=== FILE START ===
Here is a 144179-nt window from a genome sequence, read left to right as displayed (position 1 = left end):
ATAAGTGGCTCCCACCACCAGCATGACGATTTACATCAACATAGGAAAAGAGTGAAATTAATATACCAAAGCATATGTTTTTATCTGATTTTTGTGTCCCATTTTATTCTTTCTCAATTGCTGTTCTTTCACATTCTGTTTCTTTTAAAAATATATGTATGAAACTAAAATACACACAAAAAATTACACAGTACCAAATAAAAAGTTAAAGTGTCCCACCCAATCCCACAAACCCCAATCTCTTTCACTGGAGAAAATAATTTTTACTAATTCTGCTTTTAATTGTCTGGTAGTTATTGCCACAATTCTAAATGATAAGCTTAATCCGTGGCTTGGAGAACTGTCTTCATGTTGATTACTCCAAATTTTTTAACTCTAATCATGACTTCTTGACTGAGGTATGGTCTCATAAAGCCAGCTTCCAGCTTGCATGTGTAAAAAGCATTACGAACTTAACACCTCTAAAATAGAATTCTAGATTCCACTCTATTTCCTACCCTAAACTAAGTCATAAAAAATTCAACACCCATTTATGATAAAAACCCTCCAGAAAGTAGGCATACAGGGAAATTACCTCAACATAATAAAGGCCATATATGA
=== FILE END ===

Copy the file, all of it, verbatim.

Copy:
Here is a 144179-nt window from a genome sequence, read left to right as displayed (position 1 = left end):
ATAAGTGGCTCCCACCACCAGCATGACGATTTACATCAACATAGGAAAAGAGTGAAATTAATATACCAAAGCATATGTTTTTATCTGATTTTTGTGTCCCATTTTATTCTTTCTCAATTGCTGTTCTTTCACATTCTGTTTCTTTTAAAAATATATGTATGAAACTAAAATACACACAAAAAATTACACAGTACCAAATAAAAAGTTAAAGTGTCCCACCCAATCCCACAAACCCCAATCTCTTTCACTGGAGAAAATAATTTTTACTAATTCTGCTTTTAATTGTCTGGTAGTTATTGCCACAATTCTAAATGATAAGCTTAATCCGTGGCTTGGAGAACTGTCTTCATGTTGATTACTCCAAATTTTTTAACTCTAATCATGACTTCTTGACTGAGGTATGGTCTCATAAAGCCAGCTTCCAGCTTGCATGTGTAAAAAGCATTACGAACTTAACACCTCTAAAATAGAATTCTAGATTCCACTCTATTTCCTACCCTAAACTAAGTCATAAAAAATTCAACACCCATTTATGATAAAAACCCTCCAGAAAGTAGGCATACAGGGAAATTACCTCAACATAATAAAGGCCATATATGA